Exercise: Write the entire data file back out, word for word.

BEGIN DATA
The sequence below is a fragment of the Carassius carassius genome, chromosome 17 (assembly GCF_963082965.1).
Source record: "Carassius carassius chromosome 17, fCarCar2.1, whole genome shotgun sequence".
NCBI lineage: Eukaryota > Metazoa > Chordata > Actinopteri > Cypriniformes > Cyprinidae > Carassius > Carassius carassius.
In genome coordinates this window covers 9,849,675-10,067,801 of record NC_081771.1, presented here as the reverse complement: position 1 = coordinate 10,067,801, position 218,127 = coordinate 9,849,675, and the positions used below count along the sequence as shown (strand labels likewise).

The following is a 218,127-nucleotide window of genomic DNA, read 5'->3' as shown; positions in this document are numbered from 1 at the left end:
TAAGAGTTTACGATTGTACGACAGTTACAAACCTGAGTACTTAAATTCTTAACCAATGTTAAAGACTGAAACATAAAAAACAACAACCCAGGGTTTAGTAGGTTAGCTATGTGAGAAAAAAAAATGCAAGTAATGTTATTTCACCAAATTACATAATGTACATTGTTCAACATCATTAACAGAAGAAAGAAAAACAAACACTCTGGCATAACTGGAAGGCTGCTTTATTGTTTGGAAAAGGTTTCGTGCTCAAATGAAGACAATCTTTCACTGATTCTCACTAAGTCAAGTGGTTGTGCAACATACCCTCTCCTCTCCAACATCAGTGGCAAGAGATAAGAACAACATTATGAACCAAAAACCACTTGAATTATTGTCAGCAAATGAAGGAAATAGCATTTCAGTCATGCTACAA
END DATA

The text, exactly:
The sequence below is a fragment of the Carassius carassius genome, chromosome 17 (assembly GCF_963082965.1).
Source record: "Carassius carassius chromosome 17, fCarCar2.1, whole genome shotgun sequence".
NCBI lineage: Eukaryota > Metazoa > Chordata > Actinopteri > Cypriniformes > Cyprinidae > Carassius > Carassius carassius.
In genome coordinates this window covers 9,849,675-10,067,801 of record NC_081771.1, presented here as the reverse complement: position 1 = coordinate 10,067,801, position 218,127 = coordinate 9,849,675, and the positions used below count along the sequence as shown (strand labels likewise).

The following is a 218,127-nucleotide window of genomic DNA, read 5'->3' as shown; positions in this document are numbered from 1 at the left end:
TAAGAGTTTACGATTGTACGACAGTTACAAACCTGAGTACTTAAATTCTTAACCAATGTTAAAGACTGAAACATAAAAAACAACAACCCAGGGTTTAGTAGGTTAGCTATGTGAGAAAAAAAAATGCAAGTAATGTTATTTCACCAAATTACATAATGTACATTGTTCAACATCATTAACAGAAGAAAGAAAAACAAACACTCTGGCATAACTGGAAGGCTGCTTTATTGTTTGGAAAAGGTTTCGTGCTCAAATGAAGACAATCTTTCACTGATTCTCACTAAGTCAAGTGGTTGTGCAACATACCCTCTCCTCTCCAACATCAGTGGCAAGAGATAAGAACAACATTATGAACCAAAAACCACTTGAATTATTGTCAGCAAATGAAGGAAATAGCATTTCAGTCATGCTACAA